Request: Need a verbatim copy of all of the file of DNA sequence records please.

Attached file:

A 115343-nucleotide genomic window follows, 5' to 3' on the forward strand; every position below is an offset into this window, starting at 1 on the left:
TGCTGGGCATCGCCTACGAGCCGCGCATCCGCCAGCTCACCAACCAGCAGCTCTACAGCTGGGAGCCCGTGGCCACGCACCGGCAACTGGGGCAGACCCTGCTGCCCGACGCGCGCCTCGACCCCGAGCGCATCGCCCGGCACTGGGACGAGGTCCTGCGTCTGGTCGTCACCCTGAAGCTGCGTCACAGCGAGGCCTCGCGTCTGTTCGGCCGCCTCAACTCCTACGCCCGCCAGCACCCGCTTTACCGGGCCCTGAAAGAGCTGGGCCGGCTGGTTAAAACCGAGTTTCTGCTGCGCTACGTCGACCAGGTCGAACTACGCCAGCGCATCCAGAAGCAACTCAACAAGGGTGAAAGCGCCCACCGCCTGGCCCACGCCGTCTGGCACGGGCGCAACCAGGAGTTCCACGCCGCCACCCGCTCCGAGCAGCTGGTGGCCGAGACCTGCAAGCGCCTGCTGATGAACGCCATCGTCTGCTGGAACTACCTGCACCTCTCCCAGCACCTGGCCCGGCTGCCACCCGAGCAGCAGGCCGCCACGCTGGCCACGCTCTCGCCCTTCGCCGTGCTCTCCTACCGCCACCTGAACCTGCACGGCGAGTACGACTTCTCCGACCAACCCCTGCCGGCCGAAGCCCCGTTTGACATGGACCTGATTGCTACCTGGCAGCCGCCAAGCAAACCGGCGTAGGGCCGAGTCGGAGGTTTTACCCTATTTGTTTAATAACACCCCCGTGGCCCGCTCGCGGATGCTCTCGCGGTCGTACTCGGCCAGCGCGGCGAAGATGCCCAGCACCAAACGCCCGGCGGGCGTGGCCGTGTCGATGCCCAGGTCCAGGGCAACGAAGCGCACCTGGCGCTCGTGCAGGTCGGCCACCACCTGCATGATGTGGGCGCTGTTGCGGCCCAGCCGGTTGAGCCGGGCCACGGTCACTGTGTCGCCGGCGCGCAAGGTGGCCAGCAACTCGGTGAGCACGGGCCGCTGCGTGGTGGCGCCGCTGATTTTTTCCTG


A 115343-nucleotide genomic window follows, 5' to 3' on the forward strand; every position below is an offset into this window, starting at 1 on the left:
TGCTGGGCATCGCCTACGAGCCGCGCATCCGCCAGCTCACCAACCAGCAGCTCTACAGCTGGGAGCCCGTGGCCACGCACCGGCAACTGGGGCAGACCCTGCTGCCCGACGCGCGCCTCGACCCCGAGCGCATCGCCCGGCACTGGGACGAGGTCCTGCGTCTGGTCGTCACCCTGAAGCTGCGTCACAGCGAGGCCTCGCGTCTGTTCGGCCGCCTCAACTCCTACGCCCGCCAGCACCCGCTTTACCGGGCCCTGAAAGAGCTGGGCCGGCTGGTTAAAACCGAGTTTCTGCTGCGCTACGTCGACCAGGTCGAACTACGCCAGCGCATCCAGAAGCAACTCAACAAGGGTGAAAGCGCCCACCGCCTGGCCCACGCCGTCTGGCACGGGCGCAACCAGGAGTTCCACGCCGCCACCCGCTCCGAGCAGCTGGTGGCCGAGACCTGCAAGCGCCTGCTGATGAACGCCATCGTCTGCTGGAACTACCTGCACCTCTCCCAGCACCTGGCCCGGCTGCCACCCGAGCAGCAGGCCGCCACGCTGGCCACGCTCTCGCCCTTCGCCGTGCTCTCCTACCGCCACCTGAACCTGCACGGCGAGTACGACTTCTCCGACCAACCCCTGCCGGCCGAAGCCCCGTTTGACATGGACCTGATTGCTACCTGGCAGCCGCCAAGCAAACCGGCGTAGGGCCGAGTCGGAGGTTTTACCCTATTTGTTTAATAACACCCCCGTGGCCCGCTCGCGGATGCTCTCGCGGTCGTACTCGGCCAGCGCGGCGAAGATGCCCAGCACCAAACGCCCGGCGGGCGTGGCCGTGTCGATGCCCAGGTCCAGGGCAACGAAGCGCACCTGGCGCTCGTGCAGGTCGGCCACCACCTGCATGATGTGGGCGCTGTTGCGGCCCAGCCGGTTGAGCCGGGCCACGGTCACTGTGTCGCCGGCGCGCAAGGTGGCCAGCAACTCGGTGAGCACGGGCCGCTGCGTGGTGGCGCCGCTGATTTTTTCCTG